The monetary committee indicated, however, that the SELIC will probably remain at this level in the next meetings. “The committee understands that the maintenance of this level for the interest rate benchmark for a period long enough is necessary to bring the inflation the the target at the end of 2016”, said the central bank in its note. The Brazilian inflation target is 4.5% per year plus or minus 2%, so from: 2.5% to 6.5%.
Brazilian antitrust council, CADE (Administrative Council for Economic Defense), opened an administrative process to investigate alleged cartel consisting of 15 foreign financial institutions in order to manipulate the foreign exchange market. It is the first antitrust case in Brazil for manipulating rates in the financial market.
Some of these banks have been investigated for the same practice in the UK, Switzerland and the United States, in cases that came to light in 2013 and which totaled over US$ 5.8 billion in settlements and fines. The Brazilian investigation started from a leniency agreement signed by a cartel participant with CADE and the federal prosecutors. The bank in question, whose name is kept confidential, requested full immunity after cooperating. The institutions investigated in the Brazilian process are: Standard Investment Bank, Bank Tokyo Mitsubishi UFJ, Barclays, Citigroup, Credit Suisse, Deutsche Bank, HSBC, JPMorgan Chase, Merrill Lynch, Morgan Stanley, Nomura, Royal Bank of Canada, Royal Bank of Scotland, Standard Chartered and UBS, as well as 30 individuals.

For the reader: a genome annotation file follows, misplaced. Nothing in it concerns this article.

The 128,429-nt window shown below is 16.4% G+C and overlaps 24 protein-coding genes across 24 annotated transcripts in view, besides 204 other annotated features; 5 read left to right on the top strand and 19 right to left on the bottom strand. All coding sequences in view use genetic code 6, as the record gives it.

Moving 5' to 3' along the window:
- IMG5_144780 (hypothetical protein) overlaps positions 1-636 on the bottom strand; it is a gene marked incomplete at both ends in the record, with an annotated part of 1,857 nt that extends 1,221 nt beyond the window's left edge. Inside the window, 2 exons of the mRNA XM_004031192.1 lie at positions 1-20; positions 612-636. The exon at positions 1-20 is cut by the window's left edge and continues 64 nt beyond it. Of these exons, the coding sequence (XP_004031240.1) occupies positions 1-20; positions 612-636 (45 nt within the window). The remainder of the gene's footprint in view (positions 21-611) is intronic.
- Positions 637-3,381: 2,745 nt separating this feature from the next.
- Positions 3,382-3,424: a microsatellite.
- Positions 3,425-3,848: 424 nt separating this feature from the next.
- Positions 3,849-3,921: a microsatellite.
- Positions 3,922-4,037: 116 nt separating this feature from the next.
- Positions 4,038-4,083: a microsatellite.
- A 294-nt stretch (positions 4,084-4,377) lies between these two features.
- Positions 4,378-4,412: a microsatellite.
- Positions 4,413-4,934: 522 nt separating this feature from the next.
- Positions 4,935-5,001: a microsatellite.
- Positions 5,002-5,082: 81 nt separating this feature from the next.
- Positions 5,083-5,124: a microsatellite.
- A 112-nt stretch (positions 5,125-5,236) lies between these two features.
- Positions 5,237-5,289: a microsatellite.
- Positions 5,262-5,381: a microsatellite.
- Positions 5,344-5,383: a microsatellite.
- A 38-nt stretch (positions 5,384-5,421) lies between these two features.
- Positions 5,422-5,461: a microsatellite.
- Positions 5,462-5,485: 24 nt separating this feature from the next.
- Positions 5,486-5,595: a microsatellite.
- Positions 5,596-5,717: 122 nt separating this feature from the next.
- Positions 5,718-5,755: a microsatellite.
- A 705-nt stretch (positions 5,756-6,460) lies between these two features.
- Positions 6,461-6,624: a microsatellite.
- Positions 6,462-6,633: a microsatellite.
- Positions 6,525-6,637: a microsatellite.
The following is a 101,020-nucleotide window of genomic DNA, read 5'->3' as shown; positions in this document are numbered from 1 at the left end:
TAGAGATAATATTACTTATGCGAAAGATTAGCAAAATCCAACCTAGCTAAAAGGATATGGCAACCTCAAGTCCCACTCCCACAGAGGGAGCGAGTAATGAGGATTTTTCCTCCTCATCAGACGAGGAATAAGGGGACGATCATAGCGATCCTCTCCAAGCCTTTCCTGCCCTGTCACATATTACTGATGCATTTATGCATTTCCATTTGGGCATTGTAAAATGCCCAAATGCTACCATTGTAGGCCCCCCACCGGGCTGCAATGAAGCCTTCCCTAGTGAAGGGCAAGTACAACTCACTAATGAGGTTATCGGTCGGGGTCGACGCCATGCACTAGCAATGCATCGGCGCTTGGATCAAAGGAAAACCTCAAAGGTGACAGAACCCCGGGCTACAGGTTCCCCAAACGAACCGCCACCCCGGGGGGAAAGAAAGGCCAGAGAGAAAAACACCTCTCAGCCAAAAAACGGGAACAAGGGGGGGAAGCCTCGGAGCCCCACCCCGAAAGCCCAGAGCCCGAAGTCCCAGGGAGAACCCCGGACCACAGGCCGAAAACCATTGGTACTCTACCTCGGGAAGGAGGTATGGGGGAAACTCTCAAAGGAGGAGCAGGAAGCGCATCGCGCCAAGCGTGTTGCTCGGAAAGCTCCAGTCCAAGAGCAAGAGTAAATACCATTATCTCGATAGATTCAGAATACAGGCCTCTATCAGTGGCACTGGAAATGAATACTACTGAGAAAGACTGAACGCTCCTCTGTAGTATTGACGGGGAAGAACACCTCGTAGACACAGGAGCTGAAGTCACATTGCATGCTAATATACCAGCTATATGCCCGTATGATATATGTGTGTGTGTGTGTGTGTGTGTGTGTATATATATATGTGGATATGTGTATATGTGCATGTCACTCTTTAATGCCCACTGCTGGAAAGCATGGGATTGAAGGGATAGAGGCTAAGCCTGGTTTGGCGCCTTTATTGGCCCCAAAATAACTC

The purchase of HSBC by one of the three largest private banks in the country will probably represent the last large bank acquisition opportunity in Brazil. In terms of concentration, the union of HSBC mainly with Itaú Unibanco or Bradesco will make the banking concentration reach levels that are already considered a yellow sign by the Central Bank (BC). Today, the four largest banks – Itaú Unibanco, Banco do Brasil, Bradesco and Caixa – hold 70.25% of assets, 76.01% of deposits and 76.06% of the financial credit system. If Itaú or Bradesco buys HSBC, this level will rise to 72.94%, 79.12% and 78.26%, respectively.